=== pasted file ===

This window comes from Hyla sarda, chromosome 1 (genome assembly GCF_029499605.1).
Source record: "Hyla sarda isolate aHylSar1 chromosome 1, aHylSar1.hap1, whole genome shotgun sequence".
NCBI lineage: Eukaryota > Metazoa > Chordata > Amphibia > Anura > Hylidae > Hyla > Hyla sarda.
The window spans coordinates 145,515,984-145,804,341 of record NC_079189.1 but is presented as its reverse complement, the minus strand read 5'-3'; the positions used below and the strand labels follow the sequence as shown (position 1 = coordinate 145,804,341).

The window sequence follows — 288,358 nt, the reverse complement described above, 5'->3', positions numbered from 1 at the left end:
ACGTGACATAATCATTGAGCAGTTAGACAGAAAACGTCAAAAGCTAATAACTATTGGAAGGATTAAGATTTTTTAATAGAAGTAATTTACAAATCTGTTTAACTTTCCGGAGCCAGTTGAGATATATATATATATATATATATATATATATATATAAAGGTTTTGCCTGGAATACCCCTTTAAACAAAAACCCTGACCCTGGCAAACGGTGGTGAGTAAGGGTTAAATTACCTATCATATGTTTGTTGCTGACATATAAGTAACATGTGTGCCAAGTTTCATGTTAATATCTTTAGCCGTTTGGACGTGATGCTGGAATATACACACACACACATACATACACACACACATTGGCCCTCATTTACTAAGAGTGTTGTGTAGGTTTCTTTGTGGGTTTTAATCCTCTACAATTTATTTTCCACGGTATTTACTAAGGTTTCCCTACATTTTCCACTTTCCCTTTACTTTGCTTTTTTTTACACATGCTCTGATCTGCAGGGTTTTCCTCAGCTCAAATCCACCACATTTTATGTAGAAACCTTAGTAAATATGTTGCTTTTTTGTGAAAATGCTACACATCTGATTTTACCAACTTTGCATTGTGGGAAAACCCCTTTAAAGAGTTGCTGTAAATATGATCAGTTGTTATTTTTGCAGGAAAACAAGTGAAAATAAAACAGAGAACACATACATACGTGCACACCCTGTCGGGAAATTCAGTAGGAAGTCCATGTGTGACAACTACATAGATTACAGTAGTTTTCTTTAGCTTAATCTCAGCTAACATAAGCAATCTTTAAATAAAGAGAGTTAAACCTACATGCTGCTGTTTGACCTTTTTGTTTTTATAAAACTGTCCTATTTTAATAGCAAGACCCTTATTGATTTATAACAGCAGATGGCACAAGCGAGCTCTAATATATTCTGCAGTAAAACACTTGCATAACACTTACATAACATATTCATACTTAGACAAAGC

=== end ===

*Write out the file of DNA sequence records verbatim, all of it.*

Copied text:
This window comes from Hyla sarda, chromosome 1 (genome assembly GCF_029499605.1).
Source record: "Hyla sarda isolate aHylSar1 chromosome 1, aHylSar1.hap1, whole genome shotgun sequence".
NCBI lineage: Eukaryota > Metazoa > Chordata > Amphibia > Anura > Hylidae > Hyla > Hyla sarda.
The window spans coordinates 145,515,984-145,804,341 of record NC_079189.1 but is presented as its reverse complement, the minus strand read 5'-3'; the positions used below and the strand labels follow the sequence as shown (position 1 = coordinate 145,804,341).

The window sequence follows — 288,358 nt, the reverse complement described above, 5'->3', positions numbered from 1 at the left end:
ACGTGACATAATCATTGAGCAGTTAGACAGAAAACGTCAAAAGCTAATAACTATTGGAAGGATTAAGATTTTTTAATAGAAGTAATTTACAAATCTGTTTAACTTTCCGGAGCCAGTTGAGATATATATATATATATATATATATATATATATATAAAGGTTTTGCCTGGAATACCCCTTTAAACAAAAACCCTGACCCTGGCAAACGGTGGTGAGTAAGGGTTAAATTACCTATCATATGTTTGTTGCTGACATATAAGTAACATGTGTGCCAAGTTTCATGTTAATATCTTTAGCCGTTTGGACGTGATGCTGGAATATACACACACACACATACATACACACACACATTGGCCCTCATTTACTAAGAGTGTTGTGTAGGTTTCTTTGTGGGTTTTAATCCTCTACAATTTATTTTCCACGGTATTTACTAAGGTTTCCCTACATTTTCCACTTTCCCTTTACTTTGCTTTTTTTTACACATGCTCTGATCTGCAGGGTTTTCCTCAGCTCAAATCCACCACATTTTATGTAGAAACCTTAGTAAATATGTTGCTTTTTTGTGAAAATGCTACACATCTGATTTTACCAACTTTGCATTGTGGGAAAACCCCTTTAAAGAGTTGCTGTAAATATGATCAGTTGTTATTTTTGCAGGAAAACAAGTGAAAATAAAACAGAGAACACATACATACGTGCACACCCTGTCGGGAAATTCAGTAGGAAGTCCATGTGTGACAACTACATAGATTACAGTAGTTTTCTTTAGCTTAATCTCAGCTAACATAAGCAATCTTTAAATAAAGAGAGTTAAACCTACATGCTGCTGTTTGACCTTTTTGTTTTTATAAAACTGTCCTATTTTAATAGCAAGACCCTTATTGATTTATAACAGCAGATGGCACAAGCGAGCTCTAATATATTCTGCAGTAAAACACTTGCATAACACTTACATAACATATTCATACTTAGACAAAGC